Which brings us to DeJoy's assets, and the above-mentioned claim that he had "$70 million invested in companies that compete with USPS." For the basis of this analysis, we considered private companies that provide shipping or distribution services, such as DHL, the FedEx Corporation, and United Parcel Service, Inc. (UPS), business competitors with the post office.
For more than 30 years, DeJoy was the CEO of New Breed Logistics, a supply chain business that contracted with a variety of public and private companies, including the Postal Service. In 2014, XPO Logistics acquired DeJoy's company, and he served on the company's executive team or board of directors until May 2018. According to internal documents, which we obtained using the U.S. Securities and Exchange Commission's (SEC) database of company filings, XPO Logistics considered its competitors to include DHL, FedEx, UPS, and J.B. Hunt Transport Services.
Aside from that evidence, which proved DeJoy's former company competed for business with organizations that also competed with the Postal Service, Snopes uncovered a letter from his wife, Wos, to a White House legal advisor on January 3, 2020, that listed her family's financial assets, known as "Attachment A." According to that list, the family had stock in companies including UPS, J.B. Hunt Transport Services, Inc., and XPO Logistics, Inc.
She wrote the letter in response to a nomination by the Trump administration to serve as U.S. ambassador to Canada, and she said she would divest from all holdings in the document within 90 days of her confirmation. However, as of this writing, Wos had not been sworn into the position. The letter, which was available via the Office of Government Ethics, read:
As of June 15, 2020, the day DeJoy assumed his role as postmaster general, The Washington Post reported the couple had between $30.1 million and $75.3 million in assets in Postal Service competitors or contractors. XPO Logistics represented the vast majority of those investments, and the couple's combined stake in UPS and trucking company J.B. Hunt, for examples, was roughly $265,000.
On DeJoy's first day, the Senate's top Democrat, Charles Schumer of New York, said in letter to the Postal Service's board of governors' chairman: "[DeJoy's] financial interests in companies that have business ties with the Postal Services, as well as his extensive campaign fundraising efforts, raise questions" over his ethical conflicts of interest and partisan interests.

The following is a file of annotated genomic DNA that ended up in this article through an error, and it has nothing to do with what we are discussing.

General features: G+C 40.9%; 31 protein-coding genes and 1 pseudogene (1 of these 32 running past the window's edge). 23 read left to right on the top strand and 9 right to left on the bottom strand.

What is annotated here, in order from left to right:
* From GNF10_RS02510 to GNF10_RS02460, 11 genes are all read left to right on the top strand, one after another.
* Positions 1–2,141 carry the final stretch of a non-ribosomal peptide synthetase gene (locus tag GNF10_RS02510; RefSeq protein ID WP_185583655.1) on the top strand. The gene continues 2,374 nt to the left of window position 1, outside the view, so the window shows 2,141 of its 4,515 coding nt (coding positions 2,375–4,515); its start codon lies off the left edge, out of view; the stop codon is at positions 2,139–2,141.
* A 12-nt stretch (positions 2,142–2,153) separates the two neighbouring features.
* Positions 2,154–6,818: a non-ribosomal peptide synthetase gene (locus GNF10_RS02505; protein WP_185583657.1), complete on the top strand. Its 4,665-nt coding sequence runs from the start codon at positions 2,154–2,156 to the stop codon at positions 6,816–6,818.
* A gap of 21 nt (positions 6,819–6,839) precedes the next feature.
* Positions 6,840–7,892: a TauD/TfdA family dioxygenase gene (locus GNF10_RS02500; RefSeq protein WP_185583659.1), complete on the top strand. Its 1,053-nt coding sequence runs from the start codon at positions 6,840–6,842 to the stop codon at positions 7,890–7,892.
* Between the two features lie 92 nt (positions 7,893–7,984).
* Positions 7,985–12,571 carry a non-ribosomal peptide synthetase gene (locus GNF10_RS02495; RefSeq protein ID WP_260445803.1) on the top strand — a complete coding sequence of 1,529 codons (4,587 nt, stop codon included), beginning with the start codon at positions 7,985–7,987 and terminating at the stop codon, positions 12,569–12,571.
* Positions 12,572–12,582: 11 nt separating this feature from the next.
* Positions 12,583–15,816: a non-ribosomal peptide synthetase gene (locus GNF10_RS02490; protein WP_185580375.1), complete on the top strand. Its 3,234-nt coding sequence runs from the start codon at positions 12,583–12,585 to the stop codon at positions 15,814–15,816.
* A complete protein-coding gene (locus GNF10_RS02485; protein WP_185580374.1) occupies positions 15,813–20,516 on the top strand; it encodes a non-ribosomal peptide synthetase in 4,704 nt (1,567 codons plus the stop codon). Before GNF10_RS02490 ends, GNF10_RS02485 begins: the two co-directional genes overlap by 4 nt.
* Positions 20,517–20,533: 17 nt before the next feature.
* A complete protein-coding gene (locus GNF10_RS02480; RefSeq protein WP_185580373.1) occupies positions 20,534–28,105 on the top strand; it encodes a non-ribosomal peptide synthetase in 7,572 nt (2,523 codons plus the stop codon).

By that point, a spokeswoman for DeJoy told journalists he had resigned as finance chair for the Republican National Convention, and would "comply with any financial divestitures that are required" for the new leadership position.
In sum, reports proved the DeJoy family at one point had millions of dollars in assets in companies that compete or contract with the Postal Service, which lend credibility to the viral assertion.
But the exact amount of such investments was unclear, and as of this writing, it was unknown if or to what extent the couple had divested any of the financial holdings.
Did DeJoy Order Mail Carriers To 'Slow the Mail Down'?
Not exactly — but there is some truth to the claim.
Upon our analysis, the rumor seems to have stemmed from a series of directives DeJoy gave Postal Service employees since he took over the agency. On his first day, for example, he addressed the agency in a video that alluded to impending changes under his leadership that aimed to create a "viable operating model," though he did not go into specifics.
Then, in mid-July, he issued several memos to employees, including a "New [Postmaster General's] expectations and plan." Those messages to all managers, clerks, and carriers nationwide appeared to be the source of the claim, and detailed changes to how and when the Postal Agency would deliver mail.
A July 10, 2020, internal document to managers, which Snopes received from the American Postal Workers Union and refers to an "operational pivot" for the agency, said the following, for example:
The initial step in our pivot is targeted on transportation and the soaring costs we incur due to late trips and extra trips, which costs the organization somewhere around $200 million in added expenses.
The shifts are simple, but they will be challenging, as we seek to change our culture and move away from past practices previously used.